Simbox Fraud: who encourages it, NCA or Telcos? – Part I

Figure One: SIM box route showing how much the state and telcos are losing to fraudsters because of government's pricing policy
Figure One: SIM box route showing how much the state and telcos are losing to fraudsters because of government’s pricing policy

The general position of telcos on fighting SIMbox fraud is that it is not worth investing millions of dollars to fight something that the National Communication Authority (NCA) has incentivized and can therefore stop my changing its pricing policy. For the telcos, investing into fighting SIM boxing is like fetching water into a basket; it will not yield any tangible result until the NCA reduces or removes the 19 cents per minute of minimum incoming international call rate.

Meanwhile, the general position of the NCA on SIM boxing is that even if SIM box operators get traffic from abroad, the telcos in Ghana can prevent them from terminating those calls in Ghana if they [the telcos] and or their agents do proper SIM registration before activating SIMs for customers; instead of the current situation where SIM cards are issued and activated in bulk, sometimes without proper registration for people who eventually use them for SIM boxing.

So the telcos and the regulator are simply pointing accusing fingers at each other, while the SIM box fraudsters enjoy a free ride, terminating practically hundreds of millions of minutes of calls in Ghana every month, and the country and the telcos are losing millions of dollars in revenue and taxes.

Grab your lenses and take a front sit. This writer will give you a very close shot of the damage SIM boxing in doing to this country, while telcos and NCA have taken entrenched positions on who is to blame for the fraud.

For starters, SIM boxing is system by which some people channel calls from abroad through the internet and terminate them in Ghana using local SIM cards fitted into devices called SIM boxes. Those SIM box operators get the traffic from global traffic carriers who carry traffic across the world for several telcos here and abroad.

The global carriers are looking for people who can take traffic to Ghana and other parts of the world for the least price possible, and the SIM box operators offer them as low as 6 cents per minute in some cases, while the law in Ghana says telcos should not charge anything less than 19 cents. In the face of 6 cents, 19 cents is woefully uncompetitive so SIM box operators are getting a lot of the traffic coming to Ghana, while the telcos get less.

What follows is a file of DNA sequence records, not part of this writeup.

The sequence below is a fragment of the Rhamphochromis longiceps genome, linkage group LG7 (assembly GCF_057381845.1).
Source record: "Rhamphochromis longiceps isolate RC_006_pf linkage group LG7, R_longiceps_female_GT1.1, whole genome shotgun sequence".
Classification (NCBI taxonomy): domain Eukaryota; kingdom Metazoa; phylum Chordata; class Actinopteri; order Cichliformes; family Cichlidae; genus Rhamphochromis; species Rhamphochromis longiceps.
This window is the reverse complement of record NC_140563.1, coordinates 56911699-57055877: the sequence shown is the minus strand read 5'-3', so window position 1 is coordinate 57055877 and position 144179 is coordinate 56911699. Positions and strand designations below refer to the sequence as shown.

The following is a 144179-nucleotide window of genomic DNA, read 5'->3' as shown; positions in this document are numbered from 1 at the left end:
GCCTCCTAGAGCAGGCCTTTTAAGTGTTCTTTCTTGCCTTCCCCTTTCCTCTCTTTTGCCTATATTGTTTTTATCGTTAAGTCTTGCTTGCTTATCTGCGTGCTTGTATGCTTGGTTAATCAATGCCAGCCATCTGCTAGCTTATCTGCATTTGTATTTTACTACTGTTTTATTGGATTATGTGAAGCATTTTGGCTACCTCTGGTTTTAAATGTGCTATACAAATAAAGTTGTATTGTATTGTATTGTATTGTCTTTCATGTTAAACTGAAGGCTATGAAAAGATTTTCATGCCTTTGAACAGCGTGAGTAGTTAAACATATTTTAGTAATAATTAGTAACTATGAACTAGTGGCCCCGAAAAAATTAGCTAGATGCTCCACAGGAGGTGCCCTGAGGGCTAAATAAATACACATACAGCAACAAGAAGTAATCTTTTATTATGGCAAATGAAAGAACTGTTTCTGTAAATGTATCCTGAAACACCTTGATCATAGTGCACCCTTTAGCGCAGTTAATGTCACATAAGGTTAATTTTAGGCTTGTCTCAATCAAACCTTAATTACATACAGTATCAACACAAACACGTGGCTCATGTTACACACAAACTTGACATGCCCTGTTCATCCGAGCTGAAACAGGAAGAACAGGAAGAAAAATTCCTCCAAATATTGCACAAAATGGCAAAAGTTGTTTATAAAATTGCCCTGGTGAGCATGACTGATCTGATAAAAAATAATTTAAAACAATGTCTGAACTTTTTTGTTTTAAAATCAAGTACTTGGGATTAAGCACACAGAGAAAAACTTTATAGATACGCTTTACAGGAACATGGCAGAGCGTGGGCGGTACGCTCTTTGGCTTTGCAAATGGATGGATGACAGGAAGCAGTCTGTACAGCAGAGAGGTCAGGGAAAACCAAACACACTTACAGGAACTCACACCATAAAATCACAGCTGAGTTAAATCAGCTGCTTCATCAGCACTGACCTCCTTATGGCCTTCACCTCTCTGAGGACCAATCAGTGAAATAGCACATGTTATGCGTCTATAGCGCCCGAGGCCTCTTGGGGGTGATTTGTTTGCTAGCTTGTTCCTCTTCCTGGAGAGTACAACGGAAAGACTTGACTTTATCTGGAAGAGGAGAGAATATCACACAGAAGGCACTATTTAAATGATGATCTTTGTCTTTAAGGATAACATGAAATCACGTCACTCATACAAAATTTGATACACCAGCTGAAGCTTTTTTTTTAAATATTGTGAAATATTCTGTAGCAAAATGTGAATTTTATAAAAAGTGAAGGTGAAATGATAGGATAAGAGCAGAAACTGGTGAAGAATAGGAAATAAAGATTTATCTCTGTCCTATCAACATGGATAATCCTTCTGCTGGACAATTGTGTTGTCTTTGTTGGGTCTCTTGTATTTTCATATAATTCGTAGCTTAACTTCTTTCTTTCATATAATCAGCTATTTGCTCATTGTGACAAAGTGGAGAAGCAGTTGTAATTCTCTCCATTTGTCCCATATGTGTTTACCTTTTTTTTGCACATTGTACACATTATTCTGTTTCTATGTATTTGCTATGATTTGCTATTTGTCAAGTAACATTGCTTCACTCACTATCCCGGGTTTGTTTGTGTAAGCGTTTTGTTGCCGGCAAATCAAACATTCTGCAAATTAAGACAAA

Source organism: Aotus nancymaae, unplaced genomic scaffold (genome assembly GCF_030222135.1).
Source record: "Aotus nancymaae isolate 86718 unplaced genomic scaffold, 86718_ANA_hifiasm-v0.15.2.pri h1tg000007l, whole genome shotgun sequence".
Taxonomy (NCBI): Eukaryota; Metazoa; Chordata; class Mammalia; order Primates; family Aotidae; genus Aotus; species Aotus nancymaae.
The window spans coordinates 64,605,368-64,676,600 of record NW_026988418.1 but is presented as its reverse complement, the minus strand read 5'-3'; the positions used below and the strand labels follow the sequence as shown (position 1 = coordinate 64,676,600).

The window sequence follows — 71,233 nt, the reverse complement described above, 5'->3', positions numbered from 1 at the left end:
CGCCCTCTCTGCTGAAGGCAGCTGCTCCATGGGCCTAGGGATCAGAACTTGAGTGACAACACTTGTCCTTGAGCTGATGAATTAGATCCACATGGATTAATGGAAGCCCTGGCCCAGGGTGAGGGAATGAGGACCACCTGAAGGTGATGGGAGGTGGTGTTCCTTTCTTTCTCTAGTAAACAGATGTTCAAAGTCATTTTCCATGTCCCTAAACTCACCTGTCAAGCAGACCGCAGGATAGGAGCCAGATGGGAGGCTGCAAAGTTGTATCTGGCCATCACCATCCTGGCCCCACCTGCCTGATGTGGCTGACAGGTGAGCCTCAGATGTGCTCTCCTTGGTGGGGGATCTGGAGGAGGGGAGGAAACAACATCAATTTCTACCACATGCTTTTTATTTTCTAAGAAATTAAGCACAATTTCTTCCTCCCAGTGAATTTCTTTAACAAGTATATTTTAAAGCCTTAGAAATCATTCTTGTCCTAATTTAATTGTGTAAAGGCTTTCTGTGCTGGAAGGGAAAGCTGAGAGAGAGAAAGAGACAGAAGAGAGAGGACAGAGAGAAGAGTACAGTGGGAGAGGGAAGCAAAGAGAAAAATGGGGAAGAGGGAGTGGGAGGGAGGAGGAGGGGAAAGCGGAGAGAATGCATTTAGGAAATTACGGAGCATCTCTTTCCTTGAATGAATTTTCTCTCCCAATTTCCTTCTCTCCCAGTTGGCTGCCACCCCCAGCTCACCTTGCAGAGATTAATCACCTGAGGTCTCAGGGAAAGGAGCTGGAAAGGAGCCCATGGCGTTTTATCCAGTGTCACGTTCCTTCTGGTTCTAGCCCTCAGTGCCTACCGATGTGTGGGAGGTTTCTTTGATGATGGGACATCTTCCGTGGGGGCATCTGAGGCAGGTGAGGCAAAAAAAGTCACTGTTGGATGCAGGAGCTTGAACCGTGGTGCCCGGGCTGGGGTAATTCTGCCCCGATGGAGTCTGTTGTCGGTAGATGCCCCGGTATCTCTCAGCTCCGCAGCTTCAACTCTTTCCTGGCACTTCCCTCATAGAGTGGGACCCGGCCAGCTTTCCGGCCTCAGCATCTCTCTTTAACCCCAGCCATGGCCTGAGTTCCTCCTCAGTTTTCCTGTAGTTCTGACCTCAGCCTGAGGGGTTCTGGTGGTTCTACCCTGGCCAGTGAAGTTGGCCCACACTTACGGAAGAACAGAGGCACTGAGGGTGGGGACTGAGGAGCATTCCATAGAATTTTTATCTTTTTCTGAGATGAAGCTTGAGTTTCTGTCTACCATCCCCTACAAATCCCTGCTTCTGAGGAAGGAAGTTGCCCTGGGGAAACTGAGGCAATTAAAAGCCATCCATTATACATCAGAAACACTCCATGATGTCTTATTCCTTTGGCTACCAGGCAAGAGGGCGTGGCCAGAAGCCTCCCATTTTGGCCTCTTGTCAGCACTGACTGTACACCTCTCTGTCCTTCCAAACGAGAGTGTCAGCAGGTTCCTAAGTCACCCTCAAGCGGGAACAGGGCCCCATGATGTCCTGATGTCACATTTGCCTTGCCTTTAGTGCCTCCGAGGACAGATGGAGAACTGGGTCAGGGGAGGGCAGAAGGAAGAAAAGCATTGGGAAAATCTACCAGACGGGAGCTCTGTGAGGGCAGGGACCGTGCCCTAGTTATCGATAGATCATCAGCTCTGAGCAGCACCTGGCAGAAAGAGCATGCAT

The law and the numbers

In 2008, Ghana passed a law, The Electronic Communication Amendment Act, Act 786 fixing international termination rate (ITR) at a minimum of 19 cents per minute. Out of that amount, government is to get 6 cents and the telcos keep 13 cents and pay taxes on them as well. The law also states categorically that telcos are NOT ALLOWED to increase their local call rates because of the increase in the international rate. And telcos are also not allowed to charge anything below the 19 cent minimum for incoming international calls. The law spelt out clear sanctions in the form of fines if any of those rules were violated.

A year after that, in 2009, it was estimated that more than 300 million minutes of calls coming into Ghana came through the legitimate routes, i.e. the international gateways of the telcos. But in the following year, calls coming through legitimate route reduced to about 185 million minutes, which is about 43% reduction in legitimately routed calls coming into Ghana. Those 43% of calls may have still come into the country but through illegitimate channels, SIM boxes. This is contained in audit reports by a recognized international telecoms industry auditing company called Meucci Solutions.

As of 2012, the then Regulatory Administration Director at NCA, Joshua Peprah told journalists the international calls coming into Ghana through the legit routes had reduced further to about 100 million minutes. This was another 46% decrease from 2010, which means calls coming through SIM boxes were increasing. Currently, the country is said to be recording only 60 million minutes of legit incoming international calls per month; that is what the NCA is said to have been reporting to the Minister of Communications. So that is another 40% down for the state and probably 40% up for SIM box fraudsters.

Meanwhile, the US Telecoms Trade Agreement for the 2013 stated that in 2011, calls from US to Ghana reduced by a whopping 48%. This was largely because the cost of calls from US to Ghana increased by 73% for mobile and 46% for fixed line calls after the introduction of the 19 cents fixed minimum ITR in 2008. Before then, ITR used to be averaging around 12 cents per minute, even though it was not fixed.

Obviously the situation is not getting better after the 19 cents minimum ITR was fixed in 2008. But was the SIM box situation better or worse before the 19 cents?

Pre 19 cents

Figure Two: Showing the legal routes (telcos international gateways) through which the state and Telco gains. But relatively very few calls go through those routes
Figure Two: Showing the legal routes (telcos international gateways) through which the state and Telco gains. But relatively very few calls go through those routes